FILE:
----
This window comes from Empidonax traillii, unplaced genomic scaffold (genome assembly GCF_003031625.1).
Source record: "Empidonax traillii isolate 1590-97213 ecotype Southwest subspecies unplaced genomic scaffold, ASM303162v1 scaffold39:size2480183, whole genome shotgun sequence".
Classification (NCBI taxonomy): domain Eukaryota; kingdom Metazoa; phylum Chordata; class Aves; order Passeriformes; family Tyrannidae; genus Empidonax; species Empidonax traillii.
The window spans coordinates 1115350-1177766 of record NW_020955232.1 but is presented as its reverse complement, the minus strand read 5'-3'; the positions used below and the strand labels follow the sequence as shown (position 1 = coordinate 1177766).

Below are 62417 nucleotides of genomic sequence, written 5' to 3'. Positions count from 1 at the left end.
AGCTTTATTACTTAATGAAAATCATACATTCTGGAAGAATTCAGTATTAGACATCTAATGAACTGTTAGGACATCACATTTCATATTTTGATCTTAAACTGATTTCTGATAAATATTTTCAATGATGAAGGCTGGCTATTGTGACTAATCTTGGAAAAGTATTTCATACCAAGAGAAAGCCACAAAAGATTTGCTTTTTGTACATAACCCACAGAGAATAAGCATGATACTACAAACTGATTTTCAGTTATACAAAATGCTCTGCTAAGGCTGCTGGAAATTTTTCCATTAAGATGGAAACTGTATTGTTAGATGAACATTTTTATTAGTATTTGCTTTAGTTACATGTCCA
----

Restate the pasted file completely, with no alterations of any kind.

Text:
This window comes from Empidonax traillii, unplaced genomic scaffold (genome assembly GCF_003031625.1).
Source record: "Empidonax traillii isolate 1590-97213 ecotype Southwest subspecies unplaced genomic scaffold, ASM303162v1 scaffold39:size2480183, whole genome shotgun sequence".
Classification (NCBI taxonomy): domain Eukaryota; kingdom Metazoa; phylum Chordata; class Aves; order Passeriformes; family Tyrannidae; genus Empidonax; species Empidonax traillii.
The window spans coordinates 1115350-1177766 of record NW_020955232.1 but is presented as its reverse complement, the minus strand read 5'-3'; the positions used below and the strand labels follow the sequence as shown (position 1 = coordinate 1177766).

Below are 62417 nucleotides of genomic sequence, written 5' to 3'. Positions count from 1 at the left end.
AGCTTTATTACTTAATGAAAATCATACATTCTGGAAGAATTCAGTATTAGACATCTAATGAACTGTTAGGACATCACATTTCATATTTTGATCTTAAACTGATTTCTGATAAATATTTTCAATGATGAAGGCTGGCTATTGTGACTAATCTTGGAAAAGTATTTCATACCAAGAGAAAGCCACAAAAGATTTGCTTTTTGTACATAACCCACAGAGAATAAGCATGATACTACAAACTGATTTTCAGTTATACAAAATGCTCTGCTAAGGCTGCTGGAAATTTTTCCATTAAGATGGAAACTGTATTGTTAGATGAACATTTTTATTAGTATTTGCTTTAGTTACATGTCCA